Thoughts on Durant and Denver
Allow me to re-introduce myself. It's been awhile since I checked in with any thoughts about the NBA, but I thought it was a good time now that the season has started and I'm already sleep-deprived.
I've stayed up late the last two nights watching the Lakers-Rockets (to see if Kobe Bryant would throw "his heart and soul" into it) and the Nuggets-Sonics (to watch the debut of Kevin Durant and see if Carmelo Anthony is insane for saying that Denver should win 60 games this season).
I'll comment on the Kobe situation some time later, because there is so much else going on in the league already.
First off, I have to say that I was relatively impressed with Durant's debut last night. His shooting night was dreadful (7-for-22), but he wasn't scared to be on the floor and finished with 18 points. He did nothing to make me think that he won't be rookie of the year.
Durant took 14 shots in the first half, making just three. But I blame that on him being nervous and rushing his attempts. He seemed to interpret being open to mean that he had to shoot immediately. The Sonics are clearly willing to give him all the freedom he needs, which is probably best (although I wonder how long P.J. Carlesimo will be able to accept Durant gunning before his head explodes).
Durant was obviously in attack mode, but he had a sweat dish to Chris Wilcox for a dunk when he could've easily scored himself. He seemed to calm down and should look a little better tonight against the Phoenix Suns (my pick to win the NBA title this year).
I also marveled at how skinny that kid is. He is comically skinny. I mean, he looked lean and lanky in college, but matched up against Carmelo Anthony, Durant looked like he could fit into a pencil sharpener.
By the way, if you have some time, you should check out the Seattle Times. It has a webpage dedicated exclusively to Durant and it displays an incredible picture of the youngster skying above Seattle's Space Needle.
. . . As for the Nuggets, I picked them to win the Northwest Division because they were playing the best basketball of any team the last month of the regular season; they just ran into a buzz saw in San Antonio in the first round. I also was worried that the loss of Derek Fisher would be huge for the Utah Jazz since they don't have many veteran leaders on that team.
I think the return of Kenyon Martin will be a major boost, giving Denver a formidable front line with Marcus Camby and Nene. Allen Iverson and Carmelo Anthony had found an incredible rhythm with each other. Iverson, of course, still has to prove over the course of a full season that he is willing to play second banana to Anthony, who scored 31 rather effortless points last night. But the Nuggets are deep. They have solid backups at almost every position. Almost, which is the key.
Anthony is extremely optimistic about the team, and he expressed his feelings on his bland new, um, brand new blog. Anthony said the Nuggets should win 60 games this season. Sixty? "I take our squad at full strength against anyone in the L," he said in his blog. "I'm going to go all out and say we might have the best team in Nuggets history. It's great to be back on the court with KMart, AI, and the rest of the guys. We definitely have the talent and the depth to go all the way."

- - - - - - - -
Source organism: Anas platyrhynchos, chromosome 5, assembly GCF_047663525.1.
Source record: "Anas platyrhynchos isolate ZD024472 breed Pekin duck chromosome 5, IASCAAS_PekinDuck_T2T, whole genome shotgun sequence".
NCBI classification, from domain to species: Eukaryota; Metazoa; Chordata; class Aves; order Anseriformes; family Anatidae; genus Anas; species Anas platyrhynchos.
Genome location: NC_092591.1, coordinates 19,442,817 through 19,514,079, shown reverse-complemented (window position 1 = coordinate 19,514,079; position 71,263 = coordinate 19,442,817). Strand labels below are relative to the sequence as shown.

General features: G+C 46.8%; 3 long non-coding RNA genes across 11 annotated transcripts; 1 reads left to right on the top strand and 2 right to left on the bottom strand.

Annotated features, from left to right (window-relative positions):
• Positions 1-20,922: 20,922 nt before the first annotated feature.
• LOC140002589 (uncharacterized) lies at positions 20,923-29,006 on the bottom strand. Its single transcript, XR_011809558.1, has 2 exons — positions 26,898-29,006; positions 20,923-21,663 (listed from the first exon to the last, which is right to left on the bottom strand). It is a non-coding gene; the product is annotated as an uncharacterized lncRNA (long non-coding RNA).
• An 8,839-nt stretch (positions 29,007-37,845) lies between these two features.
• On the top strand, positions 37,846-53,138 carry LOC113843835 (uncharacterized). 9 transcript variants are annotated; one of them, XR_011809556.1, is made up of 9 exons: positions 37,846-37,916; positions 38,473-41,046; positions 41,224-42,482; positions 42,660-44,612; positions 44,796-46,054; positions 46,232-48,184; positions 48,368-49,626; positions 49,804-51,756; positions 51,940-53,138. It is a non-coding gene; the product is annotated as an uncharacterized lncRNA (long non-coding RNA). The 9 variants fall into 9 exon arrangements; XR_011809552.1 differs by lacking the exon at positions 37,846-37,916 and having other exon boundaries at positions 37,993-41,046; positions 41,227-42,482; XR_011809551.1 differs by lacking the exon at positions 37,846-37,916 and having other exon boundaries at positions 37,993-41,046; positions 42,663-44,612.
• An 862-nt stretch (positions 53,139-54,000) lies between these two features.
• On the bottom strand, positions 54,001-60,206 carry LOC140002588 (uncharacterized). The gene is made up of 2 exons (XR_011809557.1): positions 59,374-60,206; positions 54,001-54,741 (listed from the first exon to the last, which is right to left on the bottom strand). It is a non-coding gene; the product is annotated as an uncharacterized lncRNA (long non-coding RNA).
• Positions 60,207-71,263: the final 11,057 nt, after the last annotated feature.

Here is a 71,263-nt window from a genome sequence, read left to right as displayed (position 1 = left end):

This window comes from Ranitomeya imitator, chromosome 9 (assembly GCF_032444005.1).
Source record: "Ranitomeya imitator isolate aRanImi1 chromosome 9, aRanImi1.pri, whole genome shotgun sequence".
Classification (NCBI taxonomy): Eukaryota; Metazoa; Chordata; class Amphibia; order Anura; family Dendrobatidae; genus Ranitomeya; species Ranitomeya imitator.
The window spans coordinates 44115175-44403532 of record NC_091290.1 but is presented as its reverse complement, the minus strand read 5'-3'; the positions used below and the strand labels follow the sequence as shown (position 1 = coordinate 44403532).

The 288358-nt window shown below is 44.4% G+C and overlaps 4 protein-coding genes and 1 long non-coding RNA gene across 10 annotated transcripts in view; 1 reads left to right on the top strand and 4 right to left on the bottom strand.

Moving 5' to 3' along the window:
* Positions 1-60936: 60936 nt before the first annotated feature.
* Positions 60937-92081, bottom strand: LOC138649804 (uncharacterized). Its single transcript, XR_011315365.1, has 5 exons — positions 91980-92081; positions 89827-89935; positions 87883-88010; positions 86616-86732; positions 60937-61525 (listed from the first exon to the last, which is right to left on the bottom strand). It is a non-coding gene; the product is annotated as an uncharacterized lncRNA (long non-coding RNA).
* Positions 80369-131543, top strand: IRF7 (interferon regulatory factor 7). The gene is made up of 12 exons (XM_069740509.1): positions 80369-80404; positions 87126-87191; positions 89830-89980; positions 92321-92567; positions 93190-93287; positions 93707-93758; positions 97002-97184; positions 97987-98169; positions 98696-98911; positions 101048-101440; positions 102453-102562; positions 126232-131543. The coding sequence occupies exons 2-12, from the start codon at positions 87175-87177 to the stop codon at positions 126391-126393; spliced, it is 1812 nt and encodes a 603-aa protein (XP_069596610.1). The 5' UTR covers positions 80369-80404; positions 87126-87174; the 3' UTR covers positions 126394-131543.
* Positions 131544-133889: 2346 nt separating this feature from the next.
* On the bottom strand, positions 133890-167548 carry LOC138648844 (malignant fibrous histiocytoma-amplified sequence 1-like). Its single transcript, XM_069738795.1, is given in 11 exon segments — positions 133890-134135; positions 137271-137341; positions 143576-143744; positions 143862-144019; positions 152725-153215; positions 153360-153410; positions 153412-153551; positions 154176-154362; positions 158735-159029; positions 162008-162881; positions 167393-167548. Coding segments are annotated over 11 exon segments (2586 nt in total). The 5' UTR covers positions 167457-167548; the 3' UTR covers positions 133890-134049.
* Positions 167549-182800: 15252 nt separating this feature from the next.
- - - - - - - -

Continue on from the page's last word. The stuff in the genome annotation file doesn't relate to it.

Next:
He added, "All I know is that everyone's healthy and hungry for that championship! If we can stay healthy there's no reason why we cant win it all. [W]atch out!"
I think Anthony's enthusiasm is great, but I think I should add some information to temper that excitement a bit.
Since the 1999-2000 season, 11 teams have won 60 games - Dallas (67) and Phoenix (61) last season; Detroit (64), San Antonio (63) and Dallas (60) in 2005-06; Phoenix (62) in 2004-05; Indiana (61) in 2003-04; San Antonio (60) and Dallas (60) in 2002-03; Sacramento (61) in 2001-02; None in 00-01; and the Los Angeles Lakers (67).
Those teams either had excellent floor leaders like Steve Nash, Chauncey Billups, Tony Parker or Mike Bibby or played excellent team defense. The point guards for the Nuggets are Chucky Atkins and Anthony Carter - and they are both hurt right now. Even if they were healthy, I can't see either one of those guys directing a 60-win team.
And, I know that Marcus Camby won Defensive Player of the Year last year, but I am not sold on the Nuggets playing lockdown team defense for an entire season. I mean, the Sonics aren't exactly one of the elite teams in the West and they scored 103 points.
George Karl said this team could win 55 games, which is a more realistic estimate in my opinion - but still a bit high for me. You have to remember that while the Nuggets are incredibly talented, these personalities have to mesh for the whole year to truly be great. I'd like to see it happen, but it's not a given by any stretch of the imagination.
. . . I think the league should move at least one of those Seattle-Denver games to the Verizon Center this season. Think that game would sell out? Did you see how many guys on the floor last night had D.C./Maryland connections?
The Sonics had former Montrose Christian star Durant, former Northwestern and Georgetown star Jeff Green, former Eleanor Roosevelt star Delonte West and former Maryland star Chris Wilcox. The Nuggets had Baltimore native Carmelo Anthony, former Georgetown star Allen Iverson and Linus Kleiza, another Montrose Christian alum (Denver also has Chucky Atkins, who had a legendary 28-game stint with the Wizards).
. . . Those ESPN commercials featuring Greg Oden make me more upset that he isn't playing this year. It does look like Portland is going to be okay, though. Lamarcus Aldridge looks like he's ready to make a serious leap this year. It might not be a big deal if Aldridge scores 27 points - but he did it against Tim Duncan and the Spurs.
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